But when someone like Francis Franklin in good time warns of and condemns such “mistakes” as Foster, Dennis, Williamson, and Winston admit in the March P.A., Franklin is expelled in the very month in which they announce and “correct these errors”.

And the lofty tone in which these “mistakes” are noted is an added insult to an already swindled membership...Dennis democratically lets the membership share in the errors. He says “the Party made a major mistake” in naming one or another of the latest sellouts... when who but Dennis was last year writing long and wordy articles about the GOP being the party of the worst reaction and holding back the organization of the Third Party with the illusion that we could try to influence the Democratic Party in a progressive direction! Who but Williamson organized the sellout in the State C.I.O. Conventions and later in the National CI.O, Convention and covered up for them in numerous twisted articles.


The grounds on which we were expelled were disgruntlement with and undermining or the Party leadership and relations with a person who turned rat, and also factionalism. Therefore we want to review our work and our disagreements with Party leaders, particularly in North Carolina. Naturally, people and places can be named only generally. We will be attacked for writing a statement exposing differences of opinion and party policy, in a period when the offensive of reaction is so vicious. Just because it is so urgent that the working class fight back the advance of reaction we feel it is necessary to acquaint the membership with our case so that they can struggle for a steadfast militant Communist Party without which the working class cannot win.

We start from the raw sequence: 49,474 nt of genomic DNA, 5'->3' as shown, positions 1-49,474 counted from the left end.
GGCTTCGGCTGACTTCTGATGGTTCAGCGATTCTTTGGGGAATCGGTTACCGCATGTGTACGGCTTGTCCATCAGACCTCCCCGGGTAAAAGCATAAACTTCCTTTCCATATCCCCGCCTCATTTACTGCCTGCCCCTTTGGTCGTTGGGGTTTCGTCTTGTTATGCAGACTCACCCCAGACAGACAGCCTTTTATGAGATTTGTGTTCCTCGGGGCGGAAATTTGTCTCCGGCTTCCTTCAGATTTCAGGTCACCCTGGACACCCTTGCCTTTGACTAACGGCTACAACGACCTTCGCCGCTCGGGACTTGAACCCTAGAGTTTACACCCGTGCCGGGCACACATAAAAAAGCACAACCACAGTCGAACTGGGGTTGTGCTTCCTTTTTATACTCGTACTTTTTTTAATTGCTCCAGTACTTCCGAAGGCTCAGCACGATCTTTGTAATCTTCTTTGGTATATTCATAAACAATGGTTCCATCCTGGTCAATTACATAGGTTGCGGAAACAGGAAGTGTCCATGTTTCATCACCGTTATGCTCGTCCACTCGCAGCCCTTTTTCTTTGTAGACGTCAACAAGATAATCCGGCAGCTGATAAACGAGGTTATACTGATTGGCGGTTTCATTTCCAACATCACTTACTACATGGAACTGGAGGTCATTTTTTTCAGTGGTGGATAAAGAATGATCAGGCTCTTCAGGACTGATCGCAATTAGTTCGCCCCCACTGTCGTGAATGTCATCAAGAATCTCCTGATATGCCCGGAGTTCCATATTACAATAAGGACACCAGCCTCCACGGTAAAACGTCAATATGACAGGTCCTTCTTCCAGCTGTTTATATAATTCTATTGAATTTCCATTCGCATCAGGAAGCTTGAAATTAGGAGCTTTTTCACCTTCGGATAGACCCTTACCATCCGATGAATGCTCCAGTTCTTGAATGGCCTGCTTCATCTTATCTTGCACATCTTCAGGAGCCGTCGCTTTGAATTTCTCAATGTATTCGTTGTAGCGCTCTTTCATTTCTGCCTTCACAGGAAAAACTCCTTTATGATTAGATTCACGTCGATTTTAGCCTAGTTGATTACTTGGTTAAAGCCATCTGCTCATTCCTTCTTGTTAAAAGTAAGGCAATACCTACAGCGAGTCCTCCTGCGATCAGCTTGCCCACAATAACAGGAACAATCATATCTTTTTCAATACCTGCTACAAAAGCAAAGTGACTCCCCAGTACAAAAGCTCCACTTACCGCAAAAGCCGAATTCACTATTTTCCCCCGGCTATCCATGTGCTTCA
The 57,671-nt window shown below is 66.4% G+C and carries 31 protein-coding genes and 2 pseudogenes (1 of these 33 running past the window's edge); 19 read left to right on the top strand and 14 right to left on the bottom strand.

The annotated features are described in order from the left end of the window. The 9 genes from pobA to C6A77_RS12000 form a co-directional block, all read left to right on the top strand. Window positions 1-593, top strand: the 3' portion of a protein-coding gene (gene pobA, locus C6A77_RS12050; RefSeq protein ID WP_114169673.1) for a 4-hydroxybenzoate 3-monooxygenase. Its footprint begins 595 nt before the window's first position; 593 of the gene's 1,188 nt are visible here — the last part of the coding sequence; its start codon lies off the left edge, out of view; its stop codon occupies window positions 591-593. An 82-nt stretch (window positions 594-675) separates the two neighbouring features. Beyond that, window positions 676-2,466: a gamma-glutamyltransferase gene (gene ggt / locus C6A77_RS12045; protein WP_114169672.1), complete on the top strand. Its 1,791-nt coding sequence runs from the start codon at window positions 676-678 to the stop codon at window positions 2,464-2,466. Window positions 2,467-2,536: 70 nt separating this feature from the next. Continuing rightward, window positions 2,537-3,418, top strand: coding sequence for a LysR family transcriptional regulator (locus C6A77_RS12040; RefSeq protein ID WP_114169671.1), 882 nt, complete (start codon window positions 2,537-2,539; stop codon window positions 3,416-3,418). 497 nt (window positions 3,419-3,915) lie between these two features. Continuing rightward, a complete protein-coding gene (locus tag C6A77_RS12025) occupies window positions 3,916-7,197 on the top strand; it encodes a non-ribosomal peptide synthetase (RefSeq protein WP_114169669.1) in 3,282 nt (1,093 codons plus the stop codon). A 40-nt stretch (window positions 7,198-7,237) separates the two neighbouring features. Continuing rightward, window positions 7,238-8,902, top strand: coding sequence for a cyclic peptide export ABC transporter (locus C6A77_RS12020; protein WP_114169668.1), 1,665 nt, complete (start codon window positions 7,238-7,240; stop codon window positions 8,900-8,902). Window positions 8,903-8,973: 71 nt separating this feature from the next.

The industrial center where we settled down, we thought could become the center of party in the state because of its large aroused working class. There were a few party members already here but no meeting: were held and no organized party activity was carried on. Only one Negro party member was in a plant. First we had to carry on a struggle to convince the white party members that political action was as important as trade union organizing and that an active policy of bringing Negro and such white unionists as there were together would overcome the race barrier quicker than trying to pacify the Negro haters. When union political committees and educational committees were set up jointly of Negro and white workers, these were the seeds of later election victories, even though this was wasted on a candidate useless from the point of view of labor. The whites who got to know Negroes on these committees were the best and most consistent fighters against the race hatred that hobbled the white workers.